Zoe and Peter wanted an unconventional wedding… just like them! They had their reception at a tea room, wore what they felt comfortable in, and made everything they could themselves!
“In many ways, we don’t really consider ourselves to be ‘normal’,, so our wedding was never going to be conventional”, said Zoe. “Even P’s proposal wasn’t exactly usual: we were lying in bed and he asked me, ‘so when are we getting married then?’. I said something like ‘well you need to propose first’. So he did. And he called both my parents the following morning, which made it suddenly, very real!”
“Having been together for so many years before deciding to get married, we believed that getting married was more of a formality than a declaration of commitment or anything like that. However we appreciated that there would always be certain expectations that would have to be met. Much though the idea of running off and eloping appealed, my mother would never have forgiven me if she couldn’t be there! As you can imagine, we saw no point in a prolonged engagement either, so we set the date for the soonest we could book with our local Registry Office and took it from there.”
Carolin and Benny, from Germany, eloped at the Ace Hotel in Palm Springs. They wanted their wedding to be completely on their own terms. The bride wore trousers from Topshop with a cropped top from Free People because she wanted to feel comfortable and like herself on the most important day of her life!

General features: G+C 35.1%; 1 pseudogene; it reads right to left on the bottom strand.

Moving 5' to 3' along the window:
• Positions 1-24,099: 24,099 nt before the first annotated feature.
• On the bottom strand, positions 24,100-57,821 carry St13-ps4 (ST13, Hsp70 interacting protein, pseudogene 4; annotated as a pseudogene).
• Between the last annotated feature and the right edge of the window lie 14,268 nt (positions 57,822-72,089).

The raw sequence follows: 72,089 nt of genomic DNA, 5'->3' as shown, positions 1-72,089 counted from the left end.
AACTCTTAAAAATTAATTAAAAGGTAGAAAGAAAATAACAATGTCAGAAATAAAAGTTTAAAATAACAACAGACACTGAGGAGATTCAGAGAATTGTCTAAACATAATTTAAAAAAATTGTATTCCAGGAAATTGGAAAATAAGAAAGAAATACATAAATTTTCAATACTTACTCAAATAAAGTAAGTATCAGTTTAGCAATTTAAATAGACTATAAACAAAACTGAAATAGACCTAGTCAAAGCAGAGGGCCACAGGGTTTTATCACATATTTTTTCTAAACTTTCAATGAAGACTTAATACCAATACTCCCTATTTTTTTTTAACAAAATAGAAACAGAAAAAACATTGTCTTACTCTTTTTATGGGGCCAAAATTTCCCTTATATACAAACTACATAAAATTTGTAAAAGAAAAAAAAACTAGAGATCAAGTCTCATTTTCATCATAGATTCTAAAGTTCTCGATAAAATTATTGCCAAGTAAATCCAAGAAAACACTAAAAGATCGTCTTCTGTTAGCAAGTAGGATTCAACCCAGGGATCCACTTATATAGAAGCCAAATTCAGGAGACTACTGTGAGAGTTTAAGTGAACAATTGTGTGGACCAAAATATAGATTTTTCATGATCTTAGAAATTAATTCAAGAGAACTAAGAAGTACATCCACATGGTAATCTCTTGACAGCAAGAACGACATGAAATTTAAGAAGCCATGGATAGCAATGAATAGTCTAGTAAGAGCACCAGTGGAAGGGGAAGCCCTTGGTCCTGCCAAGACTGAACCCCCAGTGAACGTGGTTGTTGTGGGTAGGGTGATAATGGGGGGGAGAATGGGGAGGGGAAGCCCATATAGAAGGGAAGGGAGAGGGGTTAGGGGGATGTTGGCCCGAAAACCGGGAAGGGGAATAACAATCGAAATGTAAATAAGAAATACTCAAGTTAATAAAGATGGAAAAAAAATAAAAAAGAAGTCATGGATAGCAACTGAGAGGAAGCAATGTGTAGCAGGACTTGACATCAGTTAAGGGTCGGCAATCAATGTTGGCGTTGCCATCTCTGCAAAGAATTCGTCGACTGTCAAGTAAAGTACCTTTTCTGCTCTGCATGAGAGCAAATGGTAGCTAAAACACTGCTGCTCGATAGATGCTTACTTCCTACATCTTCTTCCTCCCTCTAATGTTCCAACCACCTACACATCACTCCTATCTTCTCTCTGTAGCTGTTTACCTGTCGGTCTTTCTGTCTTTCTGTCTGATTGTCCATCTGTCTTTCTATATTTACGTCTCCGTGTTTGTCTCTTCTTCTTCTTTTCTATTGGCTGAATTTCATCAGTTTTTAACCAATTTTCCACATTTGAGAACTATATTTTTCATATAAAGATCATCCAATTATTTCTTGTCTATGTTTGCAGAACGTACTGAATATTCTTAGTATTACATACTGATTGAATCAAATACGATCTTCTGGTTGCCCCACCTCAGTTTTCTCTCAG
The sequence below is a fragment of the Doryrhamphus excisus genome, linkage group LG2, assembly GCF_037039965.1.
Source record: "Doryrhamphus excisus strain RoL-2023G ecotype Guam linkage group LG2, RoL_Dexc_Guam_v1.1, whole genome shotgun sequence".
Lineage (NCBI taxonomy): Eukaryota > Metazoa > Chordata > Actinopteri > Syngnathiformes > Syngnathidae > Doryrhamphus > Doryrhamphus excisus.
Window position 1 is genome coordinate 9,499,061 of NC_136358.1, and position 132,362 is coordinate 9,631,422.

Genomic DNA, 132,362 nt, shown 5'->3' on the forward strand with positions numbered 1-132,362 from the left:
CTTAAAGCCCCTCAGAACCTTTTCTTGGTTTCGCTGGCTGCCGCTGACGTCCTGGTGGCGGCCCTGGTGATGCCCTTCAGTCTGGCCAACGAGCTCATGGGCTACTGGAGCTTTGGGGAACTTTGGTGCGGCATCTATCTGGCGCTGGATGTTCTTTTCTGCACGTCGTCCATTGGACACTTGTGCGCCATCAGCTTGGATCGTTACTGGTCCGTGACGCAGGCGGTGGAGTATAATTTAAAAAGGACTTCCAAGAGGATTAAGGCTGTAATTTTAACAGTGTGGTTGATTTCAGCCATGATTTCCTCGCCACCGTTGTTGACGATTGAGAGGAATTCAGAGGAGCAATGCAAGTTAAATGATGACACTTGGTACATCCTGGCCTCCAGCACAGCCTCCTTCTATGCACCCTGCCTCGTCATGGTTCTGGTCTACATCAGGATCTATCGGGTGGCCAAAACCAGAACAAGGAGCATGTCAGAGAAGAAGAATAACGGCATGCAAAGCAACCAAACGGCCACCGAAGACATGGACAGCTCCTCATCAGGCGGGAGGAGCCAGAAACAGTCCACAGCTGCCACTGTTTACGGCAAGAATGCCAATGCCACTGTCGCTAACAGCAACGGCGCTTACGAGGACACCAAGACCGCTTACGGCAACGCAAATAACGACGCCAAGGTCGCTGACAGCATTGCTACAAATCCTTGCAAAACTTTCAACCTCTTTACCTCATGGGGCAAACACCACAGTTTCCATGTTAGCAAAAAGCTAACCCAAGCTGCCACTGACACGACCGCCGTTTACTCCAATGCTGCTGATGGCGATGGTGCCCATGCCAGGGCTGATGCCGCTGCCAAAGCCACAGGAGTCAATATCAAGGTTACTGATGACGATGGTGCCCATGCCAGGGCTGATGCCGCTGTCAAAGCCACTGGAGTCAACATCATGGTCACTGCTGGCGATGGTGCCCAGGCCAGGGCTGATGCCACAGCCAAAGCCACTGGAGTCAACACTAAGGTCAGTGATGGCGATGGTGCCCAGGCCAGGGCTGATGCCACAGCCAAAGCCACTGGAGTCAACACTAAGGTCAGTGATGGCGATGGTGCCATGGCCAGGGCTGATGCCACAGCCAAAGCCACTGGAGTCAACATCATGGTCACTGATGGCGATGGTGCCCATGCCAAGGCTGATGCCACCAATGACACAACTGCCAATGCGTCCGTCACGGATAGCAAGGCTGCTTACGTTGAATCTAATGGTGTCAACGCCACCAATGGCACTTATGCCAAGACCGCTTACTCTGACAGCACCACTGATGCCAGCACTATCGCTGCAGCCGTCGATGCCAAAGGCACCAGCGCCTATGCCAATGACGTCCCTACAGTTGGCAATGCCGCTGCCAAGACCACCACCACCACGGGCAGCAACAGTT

“Our wedding was very spontaneous and just for us”, said Carolin. “The day before we got married we chilled at the Ace Hotel pool and in the evening we met Sam and Josh, our photographer and videographer, for dinner and then Ron, our reverend, for a pre-wedding chat.”
“We didn’t had any stress. The Ace was the perfect place for us, we really loved how relaxed and cool it was. We are really into mid-century style. We bungalows and clean furniture. Neither of us like to be the centre of attention so we didn’t want to have any guests because we wanted to have this special moment just for us. We love the vibe in California so it was the perfect place for us to have our very private ceremony.”
They never wanted a big, extravagant wedding. In fact Jade didn’t think she’d ever get married at all! “I never pictured myself as the marrying type and it was a bolt out of the blue when Aaron asked me!” she laughed.
So they wanted something decidedly intimate for their March nuptials. They were married at Southampton Registry Office, and after a meal with just a few guests, hosted a large after party at The Talking Heads, a live music venue in the city.
“We already had a daughter, Aurora, and we both felt that being married would really cement us as a proper family”, she continued. “Because I had never pictured being a bride, I had no real expectations or specific plans in mind. I think this made it a whole lot less stressful when it came to the planning. It was a very organic process, evolving naturally as we came up with more ideas and discussed our likes and dislikes. The theme wasn’t planned but our mutual love of leopard print came across pretty strongly with lots of little features. Our budget was small, just £3000, but we saw this as an exciting challenge rather than an obstacle and it didn’t stop us from having the DIY, intimate, personal wedding we were after. We both knew we didn’t want to spend a fortune and that cost wouldn’t detract from how beautiful it could be.”
I’ve got a really adorable, totally joyful wedding for you this afternoon and I have a sneaking suspicion that you’re going to love it! Rhodri and Eimi decided to get officially married at the registry office the morning of the wedding, but then had a non-legal, blessing at their venue, The Hospice at Llawhaden Village Hall, officiated by a friend.